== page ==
As young men, the two worked together as ride operators at Gillian’s Wonderland Pier on the Ocean City Boardwalk.

And decades later, McClellan coaches Allegretto’s daughter, Alexis, 13, in basketball.

“She enjoys basketball and going to practice because of Antwan. He is just one of those people,” Allegretto explained. “He always wants to help, and he works hard to show people they can do it. He is the one giving high-fives when the kids do well.”

After the ceremony Assemblyman Antwan McClellan hugs his aunt, Willa Gaddy, of Brooklyn, N.Y.

When it comes to Trenton, Allegretto said his longtime friend will bring something special.

“He has a different kind of energy,” Allegretto added. “He is so engaging. He will be able to build relationships and excel at it.”

In addition to McClellan’s mom, Cola Mae McClellan, his fiancee, and his three siblings, his aunts other family members and friends filled the front rows of the theater.

His mother beamed as she spoke of how proud she was of her son.

“I was surprised at first. I never thought he wanted to be in politics, but I see how he loves it,” she said. “I see how he loves teaching kids and adults how to play basketball. Whatever he does, he just seems to love. I am really proud of him. We all are.”

She said some of his drive comes from growing up with both parents out of the house working. His grandmother helped raise him.

“We worked a lot and my mom was home with him,” she said. “She was very much into discipline.”

Mason, his fiancee, said she will help McClellan juggle his busy schedule and that she has complete faith in his ability to do well to serve the constituents.

“He is very excited, and I am thrilled for him,” she said. “Everything he puts his heart into he excels at.”

The Assembly term is for two years. The Assembly office for McClellan and Simonsen is located in Cape May Court House.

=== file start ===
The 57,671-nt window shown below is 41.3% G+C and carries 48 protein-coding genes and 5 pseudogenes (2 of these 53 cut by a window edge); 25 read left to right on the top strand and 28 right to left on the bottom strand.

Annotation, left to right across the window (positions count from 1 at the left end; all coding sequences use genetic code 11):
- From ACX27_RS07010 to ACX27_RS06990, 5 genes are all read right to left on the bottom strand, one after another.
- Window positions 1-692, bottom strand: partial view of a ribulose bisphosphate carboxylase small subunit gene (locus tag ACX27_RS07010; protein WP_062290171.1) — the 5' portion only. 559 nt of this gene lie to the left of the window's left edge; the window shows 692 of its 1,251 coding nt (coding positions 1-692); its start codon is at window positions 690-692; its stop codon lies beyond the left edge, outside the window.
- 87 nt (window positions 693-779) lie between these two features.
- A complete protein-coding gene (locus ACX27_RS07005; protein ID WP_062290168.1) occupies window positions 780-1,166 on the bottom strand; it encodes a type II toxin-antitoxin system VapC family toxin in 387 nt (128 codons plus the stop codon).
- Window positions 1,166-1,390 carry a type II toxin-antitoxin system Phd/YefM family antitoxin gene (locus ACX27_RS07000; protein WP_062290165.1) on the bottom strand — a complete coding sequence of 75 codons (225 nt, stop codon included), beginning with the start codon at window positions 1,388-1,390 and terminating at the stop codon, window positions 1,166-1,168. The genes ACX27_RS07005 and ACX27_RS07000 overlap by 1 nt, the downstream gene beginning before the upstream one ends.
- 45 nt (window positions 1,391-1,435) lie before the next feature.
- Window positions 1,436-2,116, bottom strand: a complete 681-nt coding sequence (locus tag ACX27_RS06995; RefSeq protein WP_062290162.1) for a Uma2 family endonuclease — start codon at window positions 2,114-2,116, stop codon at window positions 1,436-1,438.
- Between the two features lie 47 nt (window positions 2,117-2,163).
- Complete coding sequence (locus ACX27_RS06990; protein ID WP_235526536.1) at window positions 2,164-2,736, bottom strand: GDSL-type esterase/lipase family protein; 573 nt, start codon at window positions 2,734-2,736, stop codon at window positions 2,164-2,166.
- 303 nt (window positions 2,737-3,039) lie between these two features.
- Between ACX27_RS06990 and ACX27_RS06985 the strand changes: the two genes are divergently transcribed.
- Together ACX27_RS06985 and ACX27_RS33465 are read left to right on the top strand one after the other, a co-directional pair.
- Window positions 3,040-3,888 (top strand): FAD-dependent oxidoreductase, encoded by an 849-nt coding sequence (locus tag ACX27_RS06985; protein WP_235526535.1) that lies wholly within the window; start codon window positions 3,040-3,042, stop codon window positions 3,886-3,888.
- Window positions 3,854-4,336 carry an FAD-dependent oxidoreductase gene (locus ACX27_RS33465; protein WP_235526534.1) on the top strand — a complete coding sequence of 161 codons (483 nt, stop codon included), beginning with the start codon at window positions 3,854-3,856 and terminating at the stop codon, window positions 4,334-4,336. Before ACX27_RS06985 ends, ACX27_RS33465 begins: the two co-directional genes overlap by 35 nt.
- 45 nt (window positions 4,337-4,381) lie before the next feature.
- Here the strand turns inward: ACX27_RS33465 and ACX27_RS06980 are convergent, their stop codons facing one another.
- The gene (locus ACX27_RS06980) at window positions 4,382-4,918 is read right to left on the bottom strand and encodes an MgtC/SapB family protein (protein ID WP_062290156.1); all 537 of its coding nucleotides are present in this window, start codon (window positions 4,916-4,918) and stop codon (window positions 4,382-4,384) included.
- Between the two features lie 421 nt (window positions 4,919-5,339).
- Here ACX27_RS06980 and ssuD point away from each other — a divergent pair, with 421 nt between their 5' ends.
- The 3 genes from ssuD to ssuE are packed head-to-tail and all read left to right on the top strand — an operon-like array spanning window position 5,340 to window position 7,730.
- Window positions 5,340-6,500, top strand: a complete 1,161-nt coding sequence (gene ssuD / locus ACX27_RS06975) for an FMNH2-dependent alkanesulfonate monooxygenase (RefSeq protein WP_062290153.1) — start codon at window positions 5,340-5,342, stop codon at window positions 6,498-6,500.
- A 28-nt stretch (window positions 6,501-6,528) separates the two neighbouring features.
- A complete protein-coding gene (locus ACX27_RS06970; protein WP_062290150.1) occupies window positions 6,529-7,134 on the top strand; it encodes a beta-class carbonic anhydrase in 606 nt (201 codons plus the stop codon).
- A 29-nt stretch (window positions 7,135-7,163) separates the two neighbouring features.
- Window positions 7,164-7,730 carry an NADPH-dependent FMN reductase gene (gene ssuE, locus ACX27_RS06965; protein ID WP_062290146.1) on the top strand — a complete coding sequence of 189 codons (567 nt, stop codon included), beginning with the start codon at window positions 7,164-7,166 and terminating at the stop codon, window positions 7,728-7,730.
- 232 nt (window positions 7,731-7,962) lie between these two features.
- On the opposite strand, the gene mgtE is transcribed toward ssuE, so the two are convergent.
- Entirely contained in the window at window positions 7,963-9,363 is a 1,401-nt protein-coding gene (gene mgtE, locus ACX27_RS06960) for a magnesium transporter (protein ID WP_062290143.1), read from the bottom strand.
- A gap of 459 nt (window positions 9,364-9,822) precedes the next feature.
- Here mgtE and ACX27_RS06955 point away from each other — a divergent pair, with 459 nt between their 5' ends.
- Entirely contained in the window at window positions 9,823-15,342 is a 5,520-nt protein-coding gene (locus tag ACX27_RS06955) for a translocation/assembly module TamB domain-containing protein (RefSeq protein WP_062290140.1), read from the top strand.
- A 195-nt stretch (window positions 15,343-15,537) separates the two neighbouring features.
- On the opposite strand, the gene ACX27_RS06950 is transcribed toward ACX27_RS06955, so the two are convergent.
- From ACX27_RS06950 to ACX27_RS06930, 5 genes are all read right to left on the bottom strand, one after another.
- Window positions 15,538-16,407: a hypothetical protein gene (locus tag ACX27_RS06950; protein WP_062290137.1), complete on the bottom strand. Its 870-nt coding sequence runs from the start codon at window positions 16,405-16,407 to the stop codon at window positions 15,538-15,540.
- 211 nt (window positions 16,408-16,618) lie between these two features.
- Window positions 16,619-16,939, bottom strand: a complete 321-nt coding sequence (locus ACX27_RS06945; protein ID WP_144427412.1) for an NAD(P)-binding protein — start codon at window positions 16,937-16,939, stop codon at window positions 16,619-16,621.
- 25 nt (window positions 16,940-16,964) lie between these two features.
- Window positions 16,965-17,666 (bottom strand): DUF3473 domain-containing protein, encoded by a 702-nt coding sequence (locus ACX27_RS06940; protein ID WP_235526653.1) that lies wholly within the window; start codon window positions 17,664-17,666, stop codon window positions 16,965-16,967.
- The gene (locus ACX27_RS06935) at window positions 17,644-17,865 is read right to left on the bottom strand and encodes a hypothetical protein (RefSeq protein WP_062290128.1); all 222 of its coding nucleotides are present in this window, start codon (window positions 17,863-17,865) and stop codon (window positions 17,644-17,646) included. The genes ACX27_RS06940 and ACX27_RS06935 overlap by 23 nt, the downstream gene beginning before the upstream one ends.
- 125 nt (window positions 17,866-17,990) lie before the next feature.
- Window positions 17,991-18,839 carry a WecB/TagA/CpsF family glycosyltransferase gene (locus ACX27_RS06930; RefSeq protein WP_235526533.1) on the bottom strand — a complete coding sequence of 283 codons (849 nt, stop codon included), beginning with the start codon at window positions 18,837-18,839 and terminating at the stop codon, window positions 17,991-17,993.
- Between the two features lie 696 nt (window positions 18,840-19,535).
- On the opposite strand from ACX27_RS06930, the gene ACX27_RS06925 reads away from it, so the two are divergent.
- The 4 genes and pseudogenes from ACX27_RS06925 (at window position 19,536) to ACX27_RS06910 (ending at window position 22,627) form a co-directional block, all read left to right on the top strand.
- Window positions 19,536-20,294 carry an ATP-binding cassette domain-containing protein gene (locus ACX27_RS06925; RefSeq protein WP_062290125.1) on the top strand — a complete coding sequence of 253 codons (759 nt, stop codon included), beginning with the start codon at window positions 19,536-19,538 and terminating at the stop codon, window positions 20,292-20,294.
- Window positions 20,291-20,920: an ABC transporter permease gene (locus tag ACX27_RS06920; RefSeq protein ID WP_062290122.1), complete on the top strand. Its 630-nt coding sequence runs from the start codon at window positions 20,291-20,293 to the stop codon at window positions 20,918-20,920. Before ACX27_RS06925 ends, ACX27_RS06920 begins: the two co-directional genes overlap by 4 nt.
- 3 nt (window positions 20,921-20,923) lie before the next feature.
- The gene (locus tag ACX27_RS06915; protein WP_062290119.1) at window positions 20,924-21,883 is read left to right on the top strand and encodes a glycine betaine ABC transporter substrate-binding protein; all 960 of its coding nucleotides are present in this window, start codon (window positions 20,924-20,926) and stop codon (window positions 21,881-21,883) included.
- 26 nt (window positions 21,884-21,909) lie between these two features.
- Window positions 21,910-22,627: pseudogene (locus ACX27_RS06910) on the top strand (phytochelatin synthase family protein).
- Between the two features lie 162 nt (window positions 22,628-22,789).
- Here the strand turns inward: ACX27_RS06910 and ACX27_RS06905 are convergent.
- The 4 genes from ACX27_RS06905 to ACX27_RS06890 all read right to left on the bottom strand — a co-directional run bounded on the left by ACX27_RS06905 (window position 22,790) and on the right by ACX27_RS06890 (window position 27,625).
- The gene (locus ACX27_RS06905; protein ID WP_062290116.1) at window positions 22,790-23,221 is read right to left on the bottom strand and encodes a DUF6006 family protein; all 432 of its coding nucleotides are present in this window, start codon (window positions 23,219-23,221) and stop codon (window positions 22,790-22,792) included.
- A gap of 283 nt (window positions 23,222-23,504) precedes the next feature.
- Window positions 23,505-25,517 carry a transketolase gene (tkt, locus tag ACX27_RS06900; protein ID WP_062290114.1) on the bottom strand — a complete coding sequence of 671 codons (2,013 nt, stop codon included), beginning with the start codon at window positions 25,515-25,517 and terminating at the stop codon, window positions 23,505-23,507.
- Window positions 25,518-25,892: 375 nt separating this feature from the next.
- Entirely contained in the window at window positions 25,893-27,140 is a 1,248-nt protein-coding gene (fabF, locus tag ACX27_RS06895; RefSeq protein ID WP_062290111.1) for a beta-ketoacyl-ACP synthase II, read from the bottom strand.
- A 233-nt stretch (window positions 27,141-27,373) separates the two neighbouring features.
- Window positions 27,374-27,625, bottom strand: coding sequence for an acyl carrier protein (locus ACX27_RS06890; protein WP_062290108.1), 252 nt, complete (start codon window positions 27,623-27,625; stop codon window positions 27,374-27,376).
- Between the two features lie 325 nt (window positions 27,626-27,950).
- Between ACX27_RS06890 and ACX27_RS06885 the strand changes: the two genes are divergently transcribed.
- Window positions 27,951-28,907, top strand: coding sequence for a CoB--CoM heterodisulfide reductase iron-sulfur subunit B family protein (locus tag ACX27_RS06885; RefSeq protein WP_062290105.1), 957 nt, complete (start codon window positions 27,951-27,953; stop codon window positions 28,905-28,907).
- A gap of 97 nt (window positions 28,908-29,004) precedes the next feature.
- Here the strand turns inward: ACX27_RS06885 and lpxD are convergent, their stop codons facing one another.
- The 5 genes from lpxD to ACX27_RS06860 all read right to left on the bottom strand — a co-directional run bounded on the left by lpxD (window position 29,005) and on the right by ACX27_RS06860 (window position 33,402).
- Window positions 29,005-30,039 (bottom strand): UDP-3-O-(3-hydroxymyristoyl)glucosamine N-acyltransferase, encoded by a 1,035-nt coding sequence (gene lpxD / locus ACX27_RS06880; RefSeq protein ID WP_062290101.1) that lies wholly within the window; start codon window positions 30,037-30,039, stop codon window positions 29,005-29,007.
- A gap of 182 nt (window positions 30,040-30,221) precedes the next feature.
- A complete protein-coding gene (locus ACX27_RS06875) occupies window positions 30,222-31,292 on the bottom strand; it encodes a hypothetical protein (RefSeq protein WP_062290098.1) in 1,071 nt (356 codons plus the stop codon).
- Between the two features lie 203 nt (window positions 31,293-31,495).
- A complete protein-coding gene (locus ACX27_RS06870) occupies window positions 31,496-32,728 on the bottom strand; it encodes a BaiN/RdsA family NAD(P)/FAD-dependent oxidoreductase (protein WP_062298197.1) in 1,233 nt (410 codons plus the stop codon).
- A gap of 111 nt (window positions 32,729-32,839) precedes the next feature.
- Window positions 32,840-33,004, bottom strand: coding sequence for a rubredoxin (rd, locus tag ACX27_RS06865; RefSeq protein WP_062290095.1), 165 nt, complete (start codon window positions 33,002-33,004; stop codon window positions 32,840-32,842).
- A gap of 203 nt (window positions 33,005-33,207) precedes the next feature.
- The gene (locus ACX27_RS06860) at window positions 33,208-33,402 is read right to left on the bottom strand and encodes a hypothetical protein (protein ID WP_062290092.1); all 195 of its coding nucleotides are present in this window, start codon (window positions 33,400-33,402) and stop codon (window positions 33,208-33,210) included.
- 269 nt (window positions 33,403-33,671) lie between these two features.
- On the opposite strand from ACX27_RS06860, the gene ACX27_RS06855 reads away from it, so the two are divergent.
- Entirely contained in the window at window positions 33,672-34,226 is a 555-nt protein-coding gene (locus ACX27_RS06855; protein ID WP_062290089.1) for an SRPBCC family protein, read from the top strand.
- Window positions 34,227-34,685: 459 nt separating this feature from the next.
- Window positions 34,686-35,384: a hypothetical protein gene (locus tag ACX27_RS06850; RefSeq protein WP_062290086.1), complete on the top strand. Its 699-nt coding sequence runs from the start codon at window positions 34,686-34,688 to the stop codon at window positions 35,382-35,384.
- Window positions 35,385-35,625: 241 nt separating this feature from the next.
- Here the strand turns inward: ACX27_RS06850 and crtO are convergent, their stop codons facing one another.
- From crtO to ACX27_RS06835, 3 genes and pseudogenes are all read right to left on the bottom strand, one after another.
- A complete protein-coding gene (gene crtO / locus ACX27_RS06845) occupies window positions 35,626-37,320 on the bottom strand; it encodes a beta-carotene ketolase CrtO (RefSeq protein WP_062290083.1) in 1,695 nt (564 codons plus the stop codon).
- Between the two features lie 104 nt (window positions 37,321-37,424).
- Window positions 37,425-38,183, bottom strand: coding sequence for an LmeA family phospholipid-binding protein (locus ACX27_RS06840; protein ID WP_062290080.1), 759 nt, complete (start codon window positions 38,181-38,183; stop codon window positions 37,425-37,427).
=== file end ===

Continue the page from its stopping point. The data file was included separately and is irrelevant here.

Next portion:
Marcus Karavan, chairman of the Cape May County GOP, said before the ceremony that the swearing in of McClellan and Simonsen came from a lot of hard work by a lot of people.

“It is a joyous day for us and a culmination of lots of hard work and a strong team effort,” Karavan said.

Cape May County Freeholder E. Marie Hayes, of Ocean City, said their Republican slate “flipped the first,” noting that they took all three seats from the Senate with Michael Testa’s win to Simonsen and McClellan in the Assembly.

“Trenton will know that South Jersey is in the house,” said Hayes, who is going to be officially sworn in as president of the New Jersey Association of Freeholders on Jan. 24.

Ocean City Councilman Keith Hartzell spoke specifically about McClellan, whom he has known for many years and served on Council with.

“He prayed. He said if it was God’s plan, it would be. When negative stories came at him, it didn’t bother him. He has a strong faith,” Hartzell noted. “We need more people like him in Trenton. He ran a grassroots campaign and he is not on the hook to anybody. He will work for the people.”

Assemblymen Erik Simonsen and Antwan McClellan. (Photo courtesy JASM Consulting)